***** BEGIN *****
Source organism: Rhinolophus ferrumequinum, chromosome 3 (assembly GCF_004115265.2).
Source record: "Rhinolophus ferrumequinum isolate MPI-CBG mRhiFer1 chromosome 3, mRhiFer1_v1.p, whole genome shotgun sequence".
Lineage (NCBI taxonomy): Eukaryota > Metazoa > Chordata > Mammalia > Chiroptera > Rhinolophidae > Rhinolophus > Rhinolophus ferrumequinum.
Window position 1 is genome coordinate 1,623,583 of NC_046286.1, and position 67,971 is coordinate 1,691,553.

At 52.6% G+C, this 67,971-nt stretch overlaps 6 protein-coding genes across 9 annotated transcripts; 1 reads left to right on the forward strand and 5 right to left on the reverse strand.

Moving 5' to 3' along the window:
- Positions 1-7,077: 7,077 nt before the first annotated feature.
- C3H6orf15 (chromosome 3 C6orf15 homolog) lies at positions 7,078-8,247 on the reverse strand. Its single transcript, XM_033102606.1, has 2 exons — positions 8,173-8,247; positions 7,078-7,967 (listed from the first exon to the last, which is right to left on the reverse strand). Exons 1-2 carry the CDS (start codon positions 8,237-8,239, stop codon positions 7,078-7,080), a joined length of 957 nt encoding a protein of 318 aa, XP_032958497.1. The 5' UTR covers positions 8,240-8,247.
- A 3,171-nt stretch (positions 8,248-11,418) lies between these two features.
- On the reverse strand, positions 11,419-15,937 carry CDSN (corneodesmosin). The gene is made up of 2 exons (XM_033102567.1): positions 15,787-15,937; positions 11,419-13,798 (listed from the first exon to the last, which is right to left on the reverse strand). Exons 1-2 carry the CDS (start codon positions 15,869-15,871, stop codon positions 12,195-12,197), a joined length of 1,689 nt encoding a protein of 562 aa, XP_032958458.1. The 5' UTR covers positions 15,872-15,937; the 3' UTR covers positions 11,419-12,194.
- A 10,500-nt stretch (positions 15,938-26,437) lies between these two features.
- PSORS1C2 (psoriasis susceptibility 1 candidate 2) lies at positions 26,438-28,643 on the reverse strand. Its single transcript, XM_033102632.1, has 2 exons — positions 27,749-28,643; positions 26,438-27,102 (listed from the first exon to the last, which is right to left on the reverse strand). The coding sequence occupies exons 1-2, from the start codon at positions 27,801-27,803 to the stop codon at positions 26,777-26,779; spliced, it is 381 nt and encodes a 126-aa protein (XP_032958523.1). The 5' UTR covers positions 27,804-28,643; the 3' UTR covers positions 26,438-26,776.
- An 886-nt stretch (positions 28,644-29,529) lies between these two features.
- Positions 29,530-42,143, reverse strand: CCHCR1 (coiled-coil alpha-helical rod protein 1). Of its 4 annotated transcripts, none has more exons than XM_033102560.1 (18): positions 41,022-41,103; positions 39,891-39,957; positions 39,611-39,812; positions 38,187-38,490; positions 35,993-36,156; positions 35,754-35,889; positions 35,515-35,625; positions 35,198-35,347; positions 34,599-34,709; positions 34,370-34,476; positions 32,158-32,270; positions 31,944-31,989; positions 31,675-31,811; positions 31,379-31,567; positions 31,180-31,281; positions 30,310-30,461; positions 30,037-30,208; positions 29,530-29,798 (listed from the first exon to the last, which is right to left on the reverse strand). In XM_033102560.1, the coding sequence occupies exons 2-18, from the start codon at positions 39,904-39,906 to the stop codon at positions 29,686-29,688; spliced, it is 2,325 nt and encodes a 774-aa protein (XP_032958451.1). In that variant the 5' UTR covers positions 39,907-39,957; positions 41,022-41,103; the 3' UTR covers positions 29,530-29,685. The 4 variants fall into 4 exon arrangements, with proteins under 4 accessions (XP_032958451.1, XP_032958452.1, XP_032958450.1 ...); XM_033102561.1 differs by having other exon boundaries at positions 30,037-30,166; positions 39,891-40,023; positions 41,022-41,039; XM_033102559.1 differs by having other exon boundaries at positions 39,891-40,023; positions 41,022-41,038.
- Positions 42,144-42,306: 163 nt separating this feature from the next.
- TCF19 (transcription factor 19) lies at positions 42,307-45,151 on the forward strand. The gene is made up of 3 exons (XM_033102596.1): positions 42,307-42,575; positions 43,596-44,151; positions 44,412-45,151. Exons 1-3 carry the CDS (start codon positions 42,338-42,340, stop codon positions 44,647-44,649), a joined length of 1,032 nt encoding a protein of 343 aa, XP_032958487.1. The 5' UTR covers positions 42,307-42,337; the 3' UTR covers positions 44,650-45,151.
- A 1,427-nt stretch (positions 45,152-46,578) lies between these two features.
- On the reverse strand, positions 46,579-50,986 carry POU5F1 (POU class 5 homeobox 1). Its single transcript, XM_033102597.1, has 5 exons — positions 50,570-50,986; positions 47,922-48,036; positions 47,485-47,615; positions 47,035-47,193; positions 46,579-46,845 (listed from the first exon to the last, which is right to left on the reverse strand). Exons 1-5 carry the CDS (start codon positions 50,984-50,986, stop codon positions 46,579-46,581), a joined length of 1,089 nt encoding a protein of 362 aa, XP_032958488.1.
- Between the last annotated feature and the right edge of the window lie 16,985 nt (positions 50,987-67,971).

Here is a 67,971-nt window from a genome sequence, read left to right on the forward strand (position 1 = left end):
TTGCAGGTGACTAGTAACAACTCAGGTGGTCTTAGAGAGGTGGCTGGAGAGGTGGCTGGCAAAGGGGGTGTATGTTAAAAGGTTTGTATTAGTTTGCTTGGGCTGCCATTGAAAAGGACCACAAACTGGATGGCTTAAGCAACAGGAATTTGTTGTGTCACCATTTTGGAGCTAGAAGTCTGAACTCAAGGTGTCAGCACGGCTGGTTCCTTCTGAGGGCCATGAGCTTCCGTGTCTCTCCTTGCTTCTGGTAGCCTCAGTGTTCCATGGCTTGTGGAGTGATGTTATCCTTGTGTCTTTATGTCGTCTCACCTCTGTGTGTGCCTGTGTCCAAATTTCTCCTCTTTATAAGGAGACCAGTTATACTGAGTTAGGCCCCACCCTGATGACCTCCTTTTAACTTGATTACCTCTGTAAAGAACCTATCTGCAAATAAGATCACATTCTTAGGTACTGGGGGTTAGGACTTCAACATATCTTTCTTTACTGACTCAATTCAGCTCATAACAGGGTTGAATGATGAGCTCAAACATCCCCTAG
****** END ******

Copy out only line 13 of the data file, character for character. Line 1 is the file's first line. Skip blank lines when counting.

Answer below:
- An 886-nt stretch (positions 28,644-29,529) lies between these two features.